Sunday, May 05, 2013

A Funnel to the Mine

I knew how 1969's Kes was going to end only a few minutes into it. I don't think that diminished the film. Rather, it's a film that keeps its promise of doom. Shot in a realistic style, coming at the end of the initial influence of the New Wave, with actors and locations authentic to the story's Yorkshire setting, it's an effective portrayal of institutionalised hopelessness and a cycle of habitual brutality.

I kept thinking of The Smiths' "Headmaster Ritual", especially the Radiohead cover of the song, since the film's lead, David Bradley as fifteen year old Billy Caspar, kind of looks like Thom Yorke.

Billy's father has been away, maybe ran off, and his older brother works in the coal mine, which, despite his protests, looks to be Billy's fate, too. It's a town full of resentful, unfulfilled people whose unhappiness manifests in sadism. Particularly at school where Billy is bullied by the older students and humiliated by the faculty, including a gym teacher who punishes the kid for not defending a goal during a football game by forcing him to stay in a cold shower while he watches.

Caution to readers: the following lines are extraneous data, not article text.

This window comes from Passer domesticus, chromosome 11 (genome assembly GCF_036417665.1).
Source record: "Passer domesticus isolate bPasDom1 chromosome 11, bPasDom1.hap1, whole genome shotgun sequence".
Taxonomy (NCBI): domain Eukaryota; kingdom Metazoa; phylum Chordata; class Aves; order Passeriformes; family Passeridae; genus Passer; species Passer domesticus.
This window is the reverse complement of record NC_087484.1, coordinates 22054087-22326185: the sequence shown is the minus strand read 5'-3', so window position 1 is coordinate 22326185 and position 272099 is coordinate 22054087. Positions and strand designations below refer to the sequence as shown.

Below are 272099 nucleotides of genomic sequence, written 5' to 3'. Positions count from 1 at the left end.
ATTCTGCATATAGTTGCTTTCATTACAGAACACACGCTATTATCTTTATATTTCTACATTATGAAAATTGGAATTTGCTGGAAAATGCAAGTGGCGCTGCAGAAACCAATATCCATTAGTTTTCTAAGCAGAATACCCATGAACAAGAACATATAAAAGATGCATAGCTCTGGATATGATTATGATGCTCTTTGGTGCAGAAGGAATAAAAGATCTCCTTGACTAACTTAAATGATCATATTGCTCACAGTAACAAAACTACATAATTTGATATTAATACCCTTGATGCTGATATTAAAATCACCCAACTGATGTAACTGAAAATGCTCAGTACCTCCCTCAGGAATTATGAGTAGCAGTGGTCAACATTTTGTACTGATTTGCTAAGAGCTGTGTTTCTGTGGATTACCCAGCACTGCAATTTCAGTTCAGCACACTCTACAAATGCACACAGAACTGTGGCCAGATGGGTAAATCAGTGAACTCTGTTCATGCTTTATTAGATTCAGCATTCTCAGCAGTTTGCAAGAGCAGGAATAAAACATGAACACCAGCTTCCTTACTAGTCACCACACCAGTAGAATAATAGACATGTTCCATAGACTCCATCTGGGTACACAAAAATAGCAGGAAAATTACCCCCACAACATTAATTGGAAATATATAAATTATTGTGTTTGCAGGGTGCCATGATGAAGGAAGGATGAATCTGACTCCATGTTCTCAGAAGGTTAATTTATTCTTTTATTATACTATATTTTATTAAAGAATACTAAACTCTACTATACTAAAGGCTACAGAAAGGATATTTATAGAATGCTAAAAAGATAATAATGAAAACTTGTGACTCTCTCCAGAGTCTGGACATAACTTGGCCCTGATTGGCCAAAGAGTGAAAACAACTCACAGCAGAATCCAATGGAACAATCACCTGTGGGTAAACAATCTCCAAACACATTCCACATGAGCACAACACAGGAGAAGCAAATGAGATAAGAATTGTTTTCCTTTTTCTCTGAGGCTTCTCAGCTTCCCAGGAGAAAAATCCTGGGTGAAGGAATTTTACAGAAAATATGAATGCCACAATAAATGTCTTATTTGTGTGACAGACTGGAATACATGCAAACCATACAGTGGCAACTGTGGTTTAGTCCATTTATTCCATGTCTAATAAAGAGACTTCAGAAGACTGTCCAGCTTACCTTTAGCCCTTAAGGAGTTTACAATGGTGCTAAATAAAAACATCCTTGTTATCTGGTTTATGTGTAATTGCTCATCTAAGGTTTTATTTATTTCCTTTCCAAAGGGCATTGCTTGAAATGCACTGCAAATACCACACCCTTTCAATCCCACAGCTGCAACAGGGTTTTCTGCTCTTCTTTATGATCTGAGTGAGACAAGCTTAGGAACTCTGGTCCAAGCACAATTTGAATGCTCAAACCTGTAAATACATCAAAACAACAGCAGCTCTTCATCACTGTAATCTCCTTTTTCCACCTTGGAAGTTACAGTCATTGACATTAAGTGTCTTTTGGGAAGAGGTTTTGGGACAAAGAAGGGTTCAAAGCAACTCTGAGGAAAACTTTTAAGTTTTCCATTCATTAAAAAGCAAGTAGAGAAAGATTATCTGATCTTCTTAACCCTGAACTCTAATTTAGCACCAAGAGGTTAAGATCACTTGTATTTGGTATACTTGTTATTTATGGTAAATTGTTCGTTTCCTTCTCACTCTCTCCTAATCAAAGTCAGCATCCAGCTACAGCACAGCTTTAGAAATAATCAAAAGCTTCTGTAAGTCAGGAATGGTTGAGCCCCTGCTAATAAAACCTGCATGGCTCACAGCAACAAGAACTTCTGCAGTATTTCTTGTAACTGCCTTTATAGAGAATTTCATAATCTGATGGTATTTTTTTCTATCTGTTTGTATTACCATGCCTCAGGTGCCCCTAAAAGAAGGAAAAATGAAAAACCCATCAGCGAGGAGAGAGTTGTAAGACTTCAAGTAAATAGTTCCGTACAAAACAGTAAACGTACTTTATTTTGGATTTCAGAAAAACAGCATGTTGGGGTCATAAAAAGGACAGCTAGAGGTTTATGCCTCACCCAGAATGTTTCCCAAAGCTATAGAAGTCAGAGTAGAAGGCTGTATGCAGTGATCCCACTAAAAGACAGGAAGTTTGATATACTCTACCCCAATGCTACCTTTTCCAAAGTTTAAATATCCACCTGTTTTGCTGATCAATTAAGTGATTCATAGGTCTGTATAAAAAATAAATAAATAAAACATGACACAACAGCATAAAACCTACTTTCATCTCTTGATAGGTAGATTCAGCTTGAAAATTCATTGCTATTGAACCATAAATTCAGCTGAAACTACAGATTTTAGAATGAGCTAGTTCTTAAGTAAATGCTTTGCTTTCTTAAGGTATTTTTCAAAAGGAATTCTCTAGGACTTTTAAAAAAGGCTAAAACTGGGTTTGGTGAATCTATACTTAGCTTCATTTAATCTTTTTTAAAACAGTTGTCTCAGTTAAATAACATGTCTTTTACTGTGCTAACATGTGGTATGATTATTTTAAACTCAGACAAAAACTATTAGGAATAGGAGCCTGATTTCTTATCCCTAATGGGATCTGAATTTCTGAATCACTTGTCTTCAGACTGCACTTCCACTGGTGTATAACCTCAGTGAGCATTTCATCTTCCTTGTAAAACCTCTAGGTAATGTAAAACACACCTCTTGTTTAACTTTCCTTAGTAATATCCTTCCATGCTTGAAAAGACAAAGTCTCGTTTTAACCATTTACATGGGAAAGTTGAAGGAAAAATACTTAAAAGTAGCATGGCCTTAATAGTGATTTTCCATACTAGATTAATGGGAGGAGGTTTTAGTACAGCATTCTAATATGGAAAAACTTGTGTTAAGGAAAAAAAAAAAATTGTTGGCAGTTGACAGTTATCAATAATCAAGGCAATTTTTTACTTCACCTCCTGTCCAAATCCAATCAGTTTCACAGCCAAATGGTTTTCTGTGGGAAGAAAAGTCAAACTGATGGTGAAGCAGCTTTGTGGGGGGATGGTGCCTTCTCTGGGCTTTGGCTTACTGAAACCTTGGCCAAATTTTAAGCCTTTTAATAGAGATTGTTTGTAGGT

Billy's latent humanity and potential for a healthy emotional maturation are represented by a kestrel he captures and trains. The activity displays in Billy a capacity for sensitivity to natural beauty, patience, and ingenuity that his family and school work hard to beat out of him.

Even so, Billy's already shown to be prone to fights and some small amount of bullying himself. It's not hard to see the future Billy in the very adults who torture him because, as The Smiths' song says, they're "jealous of youth." They're old enough to know they've been denied something, but the same damage makes them deal with it only by perpetuating it. When, at the end, Billy pleads with his mother for help, at first she sympathises, but then her own unmet needs compel her to drive him off. For so many, then, the quick gratification of sadism becomes a compulsion.

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